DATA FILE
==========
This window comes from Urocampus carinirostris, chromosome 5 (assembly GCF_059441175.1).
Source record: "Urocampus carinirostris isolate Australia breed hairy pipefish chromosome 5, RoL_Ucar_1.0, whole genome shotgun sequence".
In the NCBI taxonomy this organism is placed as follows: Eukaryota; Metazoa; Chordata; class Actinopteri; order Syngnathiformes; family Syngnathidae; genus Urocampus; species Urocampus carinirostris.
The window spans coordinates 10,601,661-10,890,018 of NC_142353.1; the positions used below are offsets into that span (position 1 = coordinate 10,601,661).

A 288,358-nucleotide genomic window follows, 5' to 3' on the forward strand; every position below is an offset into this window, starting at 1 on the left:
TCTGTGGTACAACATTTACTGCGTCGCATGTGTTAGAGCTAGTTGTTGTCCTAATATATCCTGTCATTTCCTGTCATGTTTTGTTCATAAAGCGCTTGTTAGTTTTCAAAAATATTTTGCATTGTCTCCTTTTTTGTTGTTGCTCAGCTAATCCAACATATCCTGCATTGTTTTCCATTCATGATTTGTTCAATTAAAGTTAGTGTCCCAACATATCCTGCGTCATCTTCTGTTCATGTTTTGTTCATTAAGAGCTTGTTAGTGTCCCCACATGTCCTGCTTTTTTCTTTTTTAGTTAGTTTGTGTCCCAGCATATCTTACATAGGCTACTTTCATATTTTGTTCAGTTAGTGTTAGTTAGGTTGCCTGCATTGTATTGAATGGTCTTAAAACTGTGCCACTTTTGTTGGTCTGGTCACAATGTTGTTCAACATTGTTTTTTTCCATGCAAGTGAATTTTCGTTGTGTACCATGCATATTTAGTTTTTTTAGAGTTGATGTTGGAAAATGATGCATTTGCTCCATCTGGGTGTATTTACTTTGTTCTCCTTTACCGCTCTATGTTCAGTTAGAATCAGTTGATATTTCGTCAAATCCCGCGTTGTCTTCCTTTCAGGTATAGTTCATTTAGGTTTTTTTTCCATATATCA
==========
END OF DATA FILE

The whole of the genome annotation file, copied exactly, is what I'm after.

This window comes from Urocampus carinirostris, chromosome 5 (assembly GCF_059441175.1).
Source record: "Urocampus carinirostris isolate Australia breed hairy pipefish chromosome 5, RoL_Ucar_1.0, whole genome shotgun sequence".
In the NCBI taxonomy this organism is placed as follows: Eukaryota; Metazoa; Chordata; class Actinopteri; order Syngnathiformes; family Syngnathidae; genus Urocampus; species Urocampus carinirostris.
The window spans coordinates 10,601,661-10,890,018 of NC_142353.1; the positions used below are offsets into that span (position 1 = coordinate 10,601,661).

A 288,358-nucleotide genomic window follows, 5' to 3' on the forward strand; every position below is an offset into this window, starting at 1 on the left:
TCTGTGGTACAACATTTACTGCGTCGCATGTGTTAGAGCTAGTTGTTGTCCTAATATATCCTGTCATTTCCTGTCATGTTTTGTTCATAAAGCGCTTGTTAGTTTTCAAAAATATTTTGCATTGTCTCCTTTTTTGTTGTTGCTCAGCTAATCCAACATATCCTGCATTGTTTTCCATTCATGATTTGTTCAATTAAAGTTAGTGTCCCAACATATCCTGCGTCATCTTCTGTTCATGTTTTGTTCATTAAGAGCTTGTTAGTGTCCCCACATGTCCTGCTTTTTTCTTTTTTAGTTAGTTTGTGTCCCAGCATATCTTACATAGGCTACTTTCATATTTTGTTCAGTTAGTGTTAGTTAGGTTGCCTGCATTGTATTGAATGGTCTTAAAACTGTGCCACTTTTGTTGGTCTGGTCACAATGTTGTTCAACATTGTTTTTTTCCATGCAAGTGAATTTTCGTTGTGTACCATGCATATTTAGTTTTTTTAGAGTTGATGTTGGAAAATGATGCATTTGCTCCATCTGGGTGTATTTACTTTGTTCTCCTTTACCGCTCTATGTTCAGTTAGAATCAGTTGATATTTCGTCAAATCCCGCGTTGTCTTCCTTTCAGGTATAGTTCATTTAGGTTTTTTTTCCATATATCA